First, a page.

I call Caleb all the time. Every single conversation is happy. He tells me what he’s eating, what funny thing his roommate said, what movie he’s watching. His day program was cancelled during the quarantine and I worried that he would be bored or stressed. But with so much love around him, he seemed blissfully, wonderfully unaware that the world around him had drastically changed. The wonderful staff members have kept consistency and routine running like the best steam train, and that is the most important thing to Caleb and his roommates. They also keep the home so clean and germ-free, following health protocols that would make the CDC proud.

            Caleb has given me more validation that the time was perfect for him to move out of my house and into his new environment. I think of all of the families with a special needs child or adult living with them and how tortuous it must be to find things to do. Even kids with autism, despite what you may have heard, need some interaction. Caleb will watch a movie with his buddies and then retreat to his room to regroup. But any special needs person living with family members will likely feel the strain of not seeing others, and the family members will likely be breaking down from trying to support this very special loved one.

            I’m not endorsing anyone to go out nor have people over to visit until we are cleared by health officials. But maybe, like the flowers, if we can find a way to FaceTime or Zoom or call, it might bridge the gap of loneliness. Connect with old friends. Call family you maybe haven’t spoken to in a while. Write letters to teachers and doctors and nurses who gave you everything they have.

            Caleb has now been allowed to see me two times and he is so happy, but I know not all states are as opened up as ours, and I know ours could close back up in an instant. I’m hopeful we can move past this time in our history, but I also know that where we have been has changed us all. And it might get worse.

            Be kind to yourself. Give yourself a little treat, be it a nap or a candy bar or planting a flower. Find a way to connect with someone. And remember that we are so much stronger when we have at least one person to lean on and grow with. Go find them.

If you find yourself needing help with suicidal thoughts or actions, please contact The American Suicide Lifeline: https://suicidepreventionlifeline.org/

If you need to talk to someone, please consider: https://www.betterhelp.com/

If you want prayer, please consider: https://www.hisradio.com/prayer/prayer-needs/

Whatever you do, please don’t ever, ever think that this world would be better off without you. We need you.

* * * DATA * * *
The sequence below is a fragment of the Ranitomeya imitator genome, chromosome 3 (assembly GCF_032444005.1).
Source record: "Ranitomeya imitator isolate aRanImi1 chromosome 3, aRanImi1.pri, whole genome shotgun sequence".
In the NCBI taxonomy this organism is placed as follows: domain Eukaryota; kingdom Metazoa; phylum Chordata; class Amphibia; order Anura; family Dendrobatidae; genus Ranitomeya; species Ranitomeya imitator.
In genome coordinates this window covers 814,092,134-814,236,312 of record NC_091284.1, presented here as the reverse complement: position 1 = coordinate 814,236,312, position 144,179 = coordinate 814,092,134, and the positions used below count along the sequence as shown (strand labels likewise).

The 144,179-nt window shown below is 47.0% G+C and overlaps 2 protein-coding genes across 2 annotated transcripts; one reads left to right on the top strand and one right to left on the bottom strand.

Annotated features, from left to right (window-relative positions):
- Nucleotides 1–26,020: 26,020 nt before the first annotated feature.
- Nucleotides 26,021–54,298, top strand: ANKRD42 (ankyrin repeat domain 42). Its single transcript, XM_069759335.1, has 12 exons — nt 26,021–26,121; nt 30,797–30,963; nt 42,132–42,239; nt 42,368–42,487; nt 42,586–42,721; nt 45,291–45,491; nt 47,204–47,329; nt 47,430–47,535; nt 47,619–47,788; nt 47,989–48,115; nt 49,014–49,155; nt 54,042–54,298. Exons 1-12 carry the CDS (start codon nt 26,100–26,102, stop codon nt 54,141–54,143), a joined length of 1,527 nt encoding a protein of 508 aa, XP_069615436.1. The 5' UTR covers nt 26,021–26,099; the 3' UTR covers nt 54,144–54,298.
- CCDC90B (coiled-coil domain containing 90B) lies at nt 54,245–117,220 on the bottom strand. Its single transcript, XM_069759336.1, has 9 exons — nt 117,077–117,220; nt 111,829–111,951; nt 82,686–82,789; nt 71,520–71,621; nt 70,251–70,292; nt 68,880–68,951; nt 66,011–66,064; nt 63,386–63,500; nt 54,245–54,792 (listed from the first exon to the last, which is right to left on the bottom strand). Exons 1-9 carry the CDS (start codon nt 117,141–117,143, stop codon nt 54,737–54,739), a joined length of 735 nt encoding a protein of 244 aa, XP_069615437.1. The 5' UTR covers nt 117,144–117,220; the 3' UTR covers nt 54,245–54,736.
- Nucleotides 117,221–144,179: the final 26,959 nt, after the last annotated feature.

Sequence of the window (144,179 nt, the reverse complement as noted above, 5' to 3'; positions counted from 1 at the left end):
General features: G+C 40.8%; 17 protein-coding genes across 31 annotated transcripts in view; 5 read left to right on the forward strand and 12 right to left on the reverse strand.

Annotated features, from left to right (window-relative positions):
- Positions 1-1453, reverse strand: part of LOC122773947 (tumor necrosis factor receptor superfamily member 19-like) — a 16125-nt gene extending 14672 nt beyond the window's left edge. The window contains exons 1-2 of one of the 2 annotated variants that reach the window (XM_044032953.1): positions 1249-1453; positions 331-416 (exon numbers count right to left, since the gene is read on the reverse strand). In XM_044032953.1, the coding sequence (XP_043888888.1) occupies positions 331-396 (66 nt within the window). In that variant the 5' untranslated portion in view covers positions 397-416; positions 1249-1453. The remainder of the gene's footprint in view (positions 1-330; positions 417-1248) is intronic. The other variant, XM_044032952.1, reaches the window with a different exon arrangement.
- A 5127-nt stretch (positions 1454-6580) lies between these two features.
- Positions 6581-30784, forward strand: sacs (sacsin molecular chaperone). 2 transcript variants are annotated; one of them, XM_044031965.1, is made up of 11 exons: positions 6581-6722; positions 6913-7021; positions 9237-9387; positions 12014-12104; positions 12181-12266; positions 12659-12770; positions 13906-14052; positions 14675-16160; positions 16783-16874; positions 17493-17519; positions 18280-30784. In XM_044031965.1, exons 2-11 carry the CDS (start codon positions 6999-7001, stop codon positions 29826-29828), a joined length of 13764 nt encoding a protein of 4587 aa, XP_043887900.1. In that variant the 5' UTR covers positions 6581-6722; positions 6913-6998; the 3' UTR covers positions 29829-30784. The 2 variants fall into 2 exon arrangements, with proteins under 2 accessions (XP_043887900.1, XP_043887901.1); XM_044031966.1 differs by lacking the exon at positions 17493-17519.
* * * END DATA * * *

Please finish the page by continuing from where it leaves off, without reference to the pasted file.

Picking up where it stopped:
The Side Order of Anxiety and Depression You May Receive When You Are the Caregiver of a Loved One with Anxiety and Depression

 

Anxiety and depression can quickly siphon the strength of the strongest person. Caring for a loved one who suffers from the crippling effects of these disorders can be debilitating for the caregiver. If your loved one also has special needs, like my son, these challenges are magnified and may render you limited in any help you can provide.

As a caregiver, the inordinate stress of caring for someone with many needs makes you vulnerable to your own set of anxiety and depression. When you are the sole caregiver, it is imperative to be a steadying force to help your loved one navigate frightening emotions.

Unfortunately I completely fail in this regard most of the time.

My son Caleb is 20 years old with a primary diagnosis of 22Q Deletion Syndrome and a related diagnosis of autism. He tests cognitively around age three to five which significantly complicates the level of care he requires. It’s difficult to look at a six-foot tall young man and remember that inside he is truly a tiny child who hasn’t developed the coping skills one would expect of a young adult.

Caleb has struggled with anxiety for two decades. Anxiety and depressive disorders run in both sides of our family so he was already predisposed to them, but our family life situation helped to create a constant state of anxiety for Caleb, his sister and me. I was in an abusive marriage with his father until I left when he was 16. There was no adequate way to explain the concept of divorce to him, so Caleb now thinks whenever any situation isn’t working that a divorce, of any kind, is coming his way, which raises his anxiety level.

Prior to the divorce, Caleb’s anxiety over his father’s verbal attacks on me became anxiety over anticipated abandonment. When these attacks would begin, Caleb’s older sister Sophie would find him and the two of them would hide in a closet together until my ex-husband stopped screaming. When Sophie went to college, even though Caleb and I lived on our own by then, he lost his beloved protector and his anxiety level climbed because he felt so vulnerable without her. I now take Caleb to a wonderful male therapist twice a month but it has taken him four years to try to process the horror of divorce and a splintered family.

Before Caleb was born, I already struggled with significant anxiety and depression of my own. Caring for him has accelerated my own conditions, and I now tend to fall quickly into the pit of depression and episodes of crippling anxiety. Ten years ago, when Caleb was in a body cast recovering from a broken femur, the inordinate stress of his care caused me such anxiety that I went blind for 90 minutes on two occasions. It still happens occasionally but thankfully for no more than 10 minutes at a time now. A few years ago a very intense panic attack sent me to the ER and the hospital kept me overnight.